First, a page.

A superyacht's crew dressed in designer clothes that were thrown away by its owner after he wore them once, worker says

·2 min read
  • The crew of a superyacht dressed in designer clothes tossed by its owner, a worker said.

  • The worker wrote in The Times of London that the owner "never wears the same shirt twice."

  • "Gleeful crew" were "scrubbing decks dressed in Armani cashmere jumpers," the worker said.

A superyacht's crew dressed themselves in designer clothes that had been thrown away by its owner after he wore them just once, according to an industry insider.

Writing in The Times of London, an anonymous worker with 20 years in the superyacht business told the tale of a superyacht owner "who, much like the great tennis player Ivan Lendl, never wears the same shirt twice."

The worker said the owner "couldn't understand the need for wardrobes in his master suite, stating, 'I buy it, I wear it, and I throw it away'."

They continued: "It helped to explain why the gleeful crew aboard his yacht were scrubbing decks dressed in Armani cashmere jumpers."

The extravagances of superyacht owners have come to the fore after Western nations sanctioned Russian oligarchs over the Ukraine war. The sanctions seek to seize the trophy assets of oligarchs said to have ties to the Kremlin, including yachts, private jets, and luxury property.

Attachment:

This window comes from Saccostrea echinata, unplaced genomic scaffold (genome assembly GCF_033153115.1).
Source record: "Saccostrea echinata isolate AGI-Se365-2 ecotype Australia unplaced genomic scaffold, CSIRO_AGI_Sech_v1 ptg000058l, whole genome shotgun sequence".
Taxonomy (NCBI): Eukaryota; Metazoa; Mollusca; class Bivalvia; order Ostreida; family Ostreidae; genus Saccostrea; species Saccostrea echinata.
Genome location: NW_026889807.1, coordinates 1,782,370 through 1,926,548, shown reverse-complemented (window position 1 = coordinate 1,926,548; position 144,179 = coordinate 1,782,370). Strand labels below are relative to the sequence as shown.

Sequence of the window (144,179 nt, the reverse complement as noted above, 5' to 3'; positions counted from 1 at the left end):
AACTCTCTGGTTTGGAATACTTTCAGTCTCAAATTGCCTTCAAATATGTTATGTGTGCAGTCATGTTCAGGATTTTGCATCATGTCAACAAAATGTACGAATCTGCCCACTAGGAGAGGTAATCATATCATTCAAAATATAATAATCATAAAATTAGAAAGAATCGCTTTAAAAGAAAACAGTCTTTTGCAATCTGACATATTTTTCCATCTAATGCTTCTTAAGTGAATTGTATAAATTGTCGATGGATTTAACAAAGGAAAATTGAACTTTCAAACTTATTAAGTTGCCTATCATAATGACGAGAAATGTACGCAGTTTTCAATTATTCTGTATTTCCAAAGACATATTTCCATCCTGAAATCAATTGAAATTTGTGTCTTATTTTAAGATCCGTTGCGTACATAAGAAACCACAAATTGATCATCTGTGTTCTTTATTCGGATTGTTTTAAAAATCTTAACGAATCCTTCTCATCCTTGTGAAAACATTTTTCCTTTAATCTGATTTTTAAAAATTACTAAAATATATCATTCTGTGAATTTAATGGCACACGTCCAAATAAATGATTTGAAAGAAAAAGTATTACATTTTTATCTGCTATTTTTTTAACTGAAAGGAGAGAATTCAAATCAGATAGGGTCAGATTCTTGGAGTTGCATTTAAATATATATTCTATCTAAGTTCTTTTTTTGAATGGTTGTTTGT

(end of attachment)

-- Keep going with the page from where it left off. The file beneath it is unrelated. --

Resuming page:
The superyacht worker writing in The Times also detailed the story of a crew that prepared fresh lobster for their yacht's owner every day, regardless of whether or not he was on board.

Separately, a superyacht captain told The Guardian that employees aboard a wealthy Russian's superyacht were forced to take lie detector tests to prove they'd kept confidential information a secret. The employees were also banned from taking photos or making drawings of the superyacht, the captain said.

Some oligarchs have had their yachts and private jets seized, while others have scrambled to escape sanctions.

Last week, a Fijian high court granted an order to restrain a Russian oligarch's $325 million superyacht from leaving the island nation.

Read the original article on Business Insider